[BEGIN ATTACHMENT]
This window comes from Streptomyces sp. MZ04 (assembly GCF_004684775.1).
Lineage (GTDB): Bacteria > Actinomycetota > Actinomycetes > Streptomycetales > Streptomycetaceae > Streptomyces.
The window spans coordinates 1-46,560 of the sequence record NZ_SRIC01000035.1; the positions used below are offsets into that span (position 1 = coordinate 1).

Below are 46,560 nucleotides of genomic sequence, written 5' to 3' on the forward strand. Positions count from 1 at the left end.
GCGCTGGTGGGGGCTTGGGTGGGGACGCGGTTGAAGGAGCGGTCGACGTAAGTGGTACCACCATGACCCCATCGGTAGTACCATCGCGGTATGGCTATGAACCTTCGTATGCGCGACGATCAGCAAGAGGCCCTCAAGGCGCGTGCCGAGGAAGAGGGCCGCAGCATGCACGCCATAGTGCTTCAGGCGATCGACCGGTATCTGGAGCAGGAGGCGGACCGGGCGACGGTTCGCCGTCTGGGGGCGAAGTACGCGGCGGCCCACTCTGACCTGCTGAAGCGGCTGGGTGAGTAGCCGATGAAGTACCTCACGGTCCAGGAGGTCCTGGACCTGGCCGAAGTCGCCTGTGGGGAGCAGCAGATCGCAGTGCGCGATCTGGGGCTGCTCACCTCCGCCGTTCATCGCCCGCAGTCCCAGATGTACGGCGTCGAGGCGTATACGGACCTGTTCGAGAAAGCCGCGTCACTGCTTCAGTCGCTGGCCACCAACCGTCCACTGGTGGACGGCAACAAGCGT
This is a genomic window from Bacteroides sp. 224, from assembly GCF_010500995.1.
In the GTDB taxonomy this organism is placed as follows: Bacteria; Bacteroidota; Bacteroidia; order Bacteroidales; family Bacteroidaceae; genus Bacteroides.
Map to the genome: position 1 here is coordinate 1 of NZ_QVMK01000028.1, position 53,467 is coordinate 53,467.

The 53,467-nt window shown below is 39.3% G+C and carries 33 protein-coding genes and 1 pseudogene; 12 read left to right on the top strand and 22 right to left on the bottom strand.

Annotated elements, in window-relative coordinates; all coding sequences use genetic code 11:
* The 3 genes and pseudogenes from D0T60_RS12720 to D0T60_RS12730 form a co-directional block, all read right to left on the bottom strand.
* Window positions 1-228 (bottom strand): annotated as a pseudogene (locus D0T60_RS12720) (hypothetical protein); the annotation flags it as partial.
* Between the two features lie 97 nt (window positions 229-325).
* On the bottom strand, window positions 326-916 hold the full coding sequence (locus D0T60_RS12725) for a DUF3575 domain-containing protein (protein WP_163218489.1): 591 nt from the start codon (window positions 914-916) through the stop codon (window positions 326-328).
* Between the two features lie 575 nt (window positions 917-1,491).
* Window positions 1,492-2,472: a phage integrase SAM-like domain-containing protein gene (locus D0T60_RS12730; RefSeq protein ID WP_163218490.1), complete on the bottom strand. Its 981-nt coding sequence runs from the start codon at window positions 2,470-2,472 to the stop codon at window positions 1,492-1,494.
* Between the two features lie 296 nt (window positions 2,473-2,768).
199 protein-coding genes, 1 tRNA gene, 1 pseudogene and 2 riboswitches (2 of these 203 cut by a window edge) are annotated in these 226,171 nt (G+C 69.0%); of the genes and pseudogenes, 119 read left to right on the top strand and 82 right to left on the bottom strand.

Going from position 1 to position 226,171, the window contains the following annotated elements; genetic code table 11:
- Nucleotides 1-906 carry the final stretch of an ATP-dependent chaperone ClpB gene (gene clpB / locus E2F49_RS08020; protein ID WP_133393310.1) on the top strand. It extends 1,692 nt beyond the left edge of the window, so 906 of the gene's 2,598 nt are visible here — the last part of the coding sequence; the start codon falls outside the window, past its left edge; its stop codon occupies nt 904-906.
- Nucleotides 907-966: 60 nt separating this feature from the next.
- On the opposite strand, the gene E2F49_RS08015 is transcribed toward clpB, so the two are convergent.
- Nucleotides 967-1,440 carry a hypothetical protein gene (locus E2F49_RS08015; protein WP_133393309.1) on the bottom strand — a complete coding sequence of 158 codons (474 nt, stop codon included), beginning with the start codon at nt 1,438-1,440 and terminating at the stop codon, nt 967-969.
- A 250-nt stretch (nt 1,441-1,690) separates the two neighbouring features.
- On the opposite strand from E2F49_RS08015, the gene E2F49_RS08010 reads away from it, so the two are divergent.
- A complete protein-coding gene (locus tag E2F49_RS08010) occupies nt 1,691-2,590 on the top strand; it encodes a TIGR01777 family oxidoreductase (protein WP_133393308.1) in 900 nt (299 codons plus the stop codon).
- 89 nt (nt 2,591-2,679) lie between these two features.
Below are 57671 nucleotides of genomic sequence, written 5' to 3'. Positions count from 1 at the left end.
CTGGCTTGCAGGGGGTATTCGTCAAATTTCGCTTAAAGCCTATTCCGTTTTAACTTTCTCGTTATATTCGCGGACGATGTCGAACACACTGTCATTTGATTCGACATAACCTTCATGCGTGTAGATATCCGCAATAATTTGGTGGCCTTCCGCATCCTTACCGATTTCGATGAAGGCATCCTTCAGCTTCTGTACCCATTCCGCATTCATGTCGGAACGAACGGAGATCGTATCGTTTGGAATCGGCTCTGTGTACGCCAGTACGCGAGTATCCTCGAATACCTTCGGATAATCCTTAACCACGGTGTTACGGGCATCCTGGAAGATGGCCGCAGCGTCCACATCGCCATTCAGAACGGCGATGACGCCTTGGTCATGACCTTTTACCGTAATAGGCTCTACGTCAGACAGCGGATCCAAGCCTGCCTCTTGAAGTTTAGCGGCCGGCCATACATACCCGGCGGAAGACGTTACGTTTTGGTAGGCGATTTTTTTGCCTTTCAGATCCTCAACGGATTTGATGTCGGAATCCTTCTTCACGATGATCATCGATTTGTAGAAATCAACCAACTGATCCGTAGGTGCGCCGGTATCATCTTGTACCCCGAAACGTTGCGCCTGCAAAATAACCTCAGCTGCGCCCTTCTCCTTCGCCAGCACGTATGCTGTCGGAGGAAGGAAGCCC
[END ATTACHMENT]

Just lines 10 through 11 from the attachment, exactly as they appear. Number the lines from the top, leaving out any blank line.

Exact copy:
Annotated elements, in window-relative coordinates; all coding sequences use genetic code 11:
* The 3 genes and pseudogenes from D0T60_RS12720 to D0T60_RS12730 form a co-directional block, all read right to left on the bottom strand.